Peperomia argyreia is commonly known as the Watermelon Peperomia. Indeed because the leaves look like the skin of watermelons. Additionally, waxy green and silver striped leaves are attached to short, reddish-purple stems. Definitely the perfect addition to your indoor plant collection.
The watermelon peperomia is easy to grow and is very adaptable. Specifically, it is great for beginners. It is no wonder why it has become such a trendy plant. Definitely perfect for small spaces or offices, as it stays quite compact.
Pronunciation: pep-er-ROH-mee-uh ar-JER-ree-uh
- Watermelon Begonia
- Watermelon Peperomia
- Watermelon Plant
Previously known as:
Did you know there are over 1500+ Peperomia varieties? In fact, they are actually grown more for their foliage rather than their flowers.
The Peperomia argyreia is an adorable perennial houseplant that brightens any space with its amazing silver and green striped leaves. Luckily this houseplant is not toxic to cats or dogs. This plant has no serious pest or disease problems.
Check out our post covering many Peperomia varieties here.
Place your Peperomia argyreia in bright, indirect sunlight. In fact, the peperomia plant even tolerates low light at times. However, avoid placing the shiny plant in direct sunlight as it can sunburn.
Alternatively, if the plant is not provided with enough bright light, it will tend to become long and leggy. Specifically, stretching itself towards the available light. Definitely prune it back to retain the compact appearance of the plant. Nevertheless, move the plant to a brighter location if this happens.
Water your Peperomia argyreia thoroughly. In particular, make sure that the soil is evenly moist. If the top 1-2 inches of soil is dry to the touch, then it is time to water. Next, allow water to flow through the pot’s drainage holes. Furthermore, avoid overwatering your plant. Whereas, it will bring about root rot problems.
Alternatively, the plant has almost little to no watering needs in winter. Therefore, water your peperomia plant sparingly. Finally, use a moisture meter if you are unsure.
Like most Peperomias, argyreia grows best in fertile, well draining soil. However, be sure to not use soil that is too compacted or heavy.
In fact, this can result in prolonged periods of water retention and root rot. Furthermore, improve the texture and fertility of your soil by adding compost or top soil when repotting.
During the growing season, Watermelon peperomias will appreciate a diluted liquid fertilizer. Specifically, every two weeks or once a month in spring and summer. Although, no feeding is needed in winter.
When your peperomia is ready for repotting, be sure to add some fresh potting soil. Additionally, this will replenish the its nutrients. Furthermore, repot your Watermelon Plant every two to three years. Or, after it doubles in size.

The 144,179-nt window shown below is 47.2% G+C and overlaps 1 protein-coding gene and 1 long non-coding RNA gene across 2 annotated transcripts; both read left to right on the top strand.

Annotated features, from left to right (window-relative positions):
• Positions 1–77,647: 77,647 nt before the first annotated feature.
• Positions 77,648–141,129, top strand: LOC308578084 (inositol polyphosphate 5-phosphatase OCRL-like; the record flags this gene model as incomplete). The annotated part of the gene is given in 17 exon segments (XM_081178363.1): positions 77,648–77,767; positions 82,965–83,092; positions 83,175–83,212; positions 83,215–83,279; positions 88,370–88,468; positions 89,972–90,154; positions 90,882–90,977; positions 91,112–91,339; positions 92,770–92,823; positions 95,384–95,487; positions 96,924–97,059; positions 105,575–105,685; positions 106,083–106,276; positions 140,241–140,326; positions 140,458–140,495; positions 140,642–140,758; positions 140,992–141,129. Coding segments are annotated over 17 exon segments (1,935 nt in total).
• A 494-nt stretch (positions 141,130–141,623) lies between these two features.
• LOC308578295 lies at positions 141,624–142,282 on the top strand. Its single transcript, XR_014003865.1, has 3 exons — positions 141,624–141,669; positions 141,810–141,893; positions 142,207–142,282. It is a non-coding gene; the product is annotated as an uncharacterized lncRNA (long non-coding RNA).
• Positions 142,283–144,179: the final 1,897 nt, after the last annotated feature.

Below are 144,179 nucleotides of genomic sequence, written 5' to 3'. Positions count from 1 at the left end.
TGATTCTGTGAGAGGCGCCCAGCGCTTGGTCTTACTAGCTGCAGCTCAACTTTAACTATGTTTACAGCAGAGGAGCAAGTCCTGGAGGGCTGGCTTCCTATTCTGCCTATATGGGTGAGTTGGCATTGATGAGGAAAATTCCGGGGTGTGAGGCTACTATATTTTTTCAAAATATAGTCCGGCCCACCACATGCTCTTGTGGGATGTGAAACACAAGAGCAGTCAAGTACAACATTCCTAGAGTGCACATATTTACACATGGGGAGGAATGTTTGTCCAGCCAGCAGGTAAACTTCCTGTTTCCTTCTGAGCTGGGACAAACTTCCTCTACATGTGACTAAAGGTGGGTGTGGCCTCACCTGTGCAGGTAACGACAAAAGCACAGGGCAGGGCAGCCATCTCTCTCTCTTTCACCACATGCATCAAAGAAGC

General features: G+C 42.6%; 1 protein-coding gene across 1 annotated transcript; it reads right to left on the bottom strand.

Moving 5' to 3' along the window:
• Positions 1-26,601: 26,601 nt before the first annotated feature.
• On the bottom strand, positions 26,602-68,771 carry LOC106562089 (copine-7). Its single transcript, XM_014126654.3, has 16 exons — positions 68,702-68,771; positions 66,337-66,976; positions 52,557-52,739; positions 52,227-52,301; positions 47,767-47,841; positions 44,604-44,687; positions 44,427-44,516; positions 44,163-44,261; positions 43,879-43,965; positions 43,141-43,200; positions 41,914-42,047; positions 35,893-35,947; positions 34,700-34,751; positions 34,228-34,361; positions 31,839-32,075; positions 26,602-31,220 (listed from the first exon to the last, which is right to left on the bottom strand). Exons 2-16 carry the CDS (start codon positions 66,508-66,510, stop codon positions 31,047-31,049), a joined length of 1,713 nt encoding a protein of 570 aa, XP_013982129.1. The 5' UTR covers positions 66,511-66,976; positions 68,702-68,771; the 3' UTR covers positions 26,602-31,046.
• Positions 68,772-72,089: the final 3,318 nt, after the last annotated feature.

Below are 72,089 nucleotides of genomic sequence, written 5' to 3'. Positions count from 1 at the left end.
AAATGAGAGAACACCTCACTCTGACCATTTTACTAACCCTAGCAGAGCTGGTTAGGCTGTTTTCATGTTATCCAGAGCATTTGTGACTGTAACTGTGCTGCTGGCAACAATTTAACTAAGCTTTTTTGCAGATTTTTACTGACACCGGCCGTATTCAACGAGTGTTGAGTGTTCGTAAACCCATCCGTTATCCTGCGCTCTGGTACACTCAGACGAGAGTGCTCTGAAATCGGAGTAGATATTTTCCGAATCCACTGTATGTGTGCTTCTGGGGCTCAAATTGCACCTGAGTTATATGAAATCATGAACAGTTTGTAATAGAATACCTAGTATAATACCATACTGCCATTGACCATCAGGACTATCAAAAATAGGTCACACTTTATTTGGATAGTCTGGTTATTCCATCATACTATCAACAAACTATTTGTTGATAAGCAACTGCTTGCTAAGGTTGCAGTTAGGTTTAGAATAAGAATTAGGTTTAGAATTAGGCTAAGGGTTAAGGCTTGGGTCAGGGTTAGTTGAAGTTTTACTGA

The Watermelon Peperomia plant is super easy to propagate. This can be done from stem, leaf cuttings or division.
The rooting medium should be very light and airy, and the ends of the cutting should be dipped in a good rooting hormone.
Watermelon Peperomia Stem Cuttings
First, choose a healthy stem with a couple of healthy leaves each at the tip. Second, use sharp clean shears to make a clean cut just below the joint. Third, leave 2-3 leaves at the tip of the stem, and remove any lower leaves. Fourth, dip the ends of the stems in a rooting hormone.
Fifth, prepare a pot with well-draining soil and plant your cutting. Finally, water the soil and press down gently around the cutting.
Watermelon Peperomia Leaf Cuttings
To propagate Watermelon peperomia using only leaf cuttings, simply choose a few healthy leaves. Next, cut them off cleanly, leaving a little bit of stem still attached. Finally, dip the bit of stem into some rooting hormone and follow the stem instructions given above.
Place the pot of stem cuttings or leaf cuttings in bright, indirect light. Preferably consistently warm temperature between 60°-70°F (15°– 21°C).
The decorative, watermelon-striped, waxy leaves and cream-colored, spiked inflorescence add interest to this plant. In fact, the funny looking spikes that pop up are actually the flowers of the Watermelon Peperomia.
They form in a cluster of tiny flowers on the end of a long stem. Flowers are white-cream in color and minute.
What to do with Watermelon Peperomia flower spikes?
Watermelon peperomia’s flower spikes will remain in place for a few months before they fall off on their own. I personally like to remove flower spikes once they have finished flowering as they zap energy from the plant.
Is your Peperomia argyreia drooping? Well, the most common cause of soft, drooping leaves on Watermelon Peperomia plants is thirst. Consistent underwatering can lead to a variety of serious issues if not resolved in time. However, occasional underwatering can also result in drooping leaves.
The Watermelon Peperomia is unique and easy to care for. It is no wonder this low maintenance plant has become quite trendy. If you’d like to read more about growing houseplants, I’ve listed some other articles that you might be interested in below.
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